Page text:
Your organization should use Data Center once you reach the point of needing redundant systems and hosting tens of thousands of users. Capable of integrating with SSO and Active Directory out of the box, and distributing traffic across multiple nodes in a cluster, Data Center can easily scale up to meet your organization’s traffic requirements while allowing you to manage user access through your preferred corporate-wide mechanism.
Having settled on this option, there are two major choices available on where to install the application.
- A third-party Cloud vendor environment, such as Azure or AWS
- In house, meaning building out infrastructure in your own data center in order to accommodate all of the components that make up the product.
Each comes with its own pros and cons, including cost. Read on for our evaluation and recommendations.
As a Gold Solution Partner, Modus supports clients in all stages of the Atlassian lifecycle. We help with licensing, enabling, scaling, and training in the full Atlassian tool suite. Learn more about our work with Atlassian or talk to an expert on our Atlassian partner page.
AWS is the largest Cloud vendor on the market at the moment, with the largest number of services offered and customer base. It is also a popular option for hosting Confluence and Jira Data Center due to the out of the box scripts that exist, which allow you to spin up a hosted instance with ease.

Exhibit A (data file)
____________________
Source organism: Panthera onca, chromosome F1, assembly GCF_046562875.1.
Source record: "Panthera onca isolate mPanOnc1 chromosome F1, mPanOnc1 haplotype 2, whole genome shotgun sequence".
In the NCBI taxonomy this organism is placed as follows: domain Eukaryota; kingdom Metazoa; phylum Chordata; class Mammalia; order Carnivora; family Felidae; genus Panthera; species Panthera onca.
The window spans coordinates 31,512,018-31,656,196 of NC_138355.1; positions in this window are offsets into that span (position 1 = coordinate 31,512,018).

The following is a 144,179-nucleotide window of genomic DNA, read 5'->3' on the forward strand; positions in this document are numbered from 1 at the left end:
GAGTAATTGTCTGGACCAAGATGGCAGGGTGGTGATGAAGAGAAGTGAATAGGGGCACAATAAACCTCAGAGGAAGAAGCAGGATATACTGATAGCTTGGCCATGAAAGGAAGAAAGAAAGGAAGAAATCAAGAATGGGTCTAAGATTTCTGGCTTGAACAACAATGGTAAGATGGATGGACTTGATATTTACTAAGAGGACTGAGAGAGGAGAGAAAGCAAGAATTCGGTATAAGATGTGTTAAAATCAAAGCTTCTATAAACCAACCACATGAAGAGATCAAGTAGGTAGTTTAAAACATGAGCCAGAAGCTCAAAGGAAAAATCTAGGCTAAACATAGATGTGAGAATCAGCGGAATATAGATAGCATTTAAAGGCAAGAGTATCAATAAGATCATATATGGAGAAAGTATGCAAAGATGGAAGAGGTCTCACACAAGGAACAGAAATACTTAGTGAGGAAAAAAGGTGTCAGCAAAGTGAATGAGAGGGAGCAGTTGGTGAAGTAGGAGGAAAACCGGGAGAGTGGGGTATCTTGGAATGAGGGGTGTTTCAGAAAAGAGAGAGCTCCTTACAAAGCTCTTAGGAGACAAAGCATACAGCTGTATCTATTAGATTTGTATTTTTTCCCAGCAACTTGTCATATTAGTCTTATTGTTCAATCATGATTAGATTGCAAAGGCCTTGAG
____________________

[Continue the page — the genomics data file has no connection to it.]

Amazon’s infrastructure deployment tools and scripting mechanisms are known as CloudFormation. This service allows an infrastructure as code representation of a Virtual Private Cloud (VPC), with all the components required to successfully host Confluence or Jira Data Center in AWS.
Atlassian has a prepared set of CloudFormation templates and instructions that allows any organization to easily spin up a new VPC and deploy load balanced, multi-node versions of Data Center. However, it should be noted that even with these templates, having an expert on the team to help you get over the finishing line is essential.
The following diagram shows the architecture implemented in the templates for an AWS Cloud Confluence Data Center deployment:
AWS Confluence Data Center diagram, source: Source: AWS Quick Starts.As shown in the diagram, this set of scripts hosted on GitHub represents a best practices version of a hosting environment including:
- Load balanced, multi-node, multi-zone hosted environment
- RDS based database hosting for PostgreSQL
- Network segmentation within the VPC to increase security
- Bastion host machines to act as access points for administrators
- Auto-scaled EC2 instances to handle traffic spikes
- The ability to run Synchrony as a separate scalable EC2 instance
- Amazon EFS for sharing files between nodes
Enterprise level customers may wish to also spin up a redundant version of this architecture in a second AWS region. The database can then be synced between regions. In the event of a region going down or the application crashing, traffic can be sent to the second region. This could be in READ only mode, or if you are prepared to sync the database back to the restored primary region, also in READ-WRITE.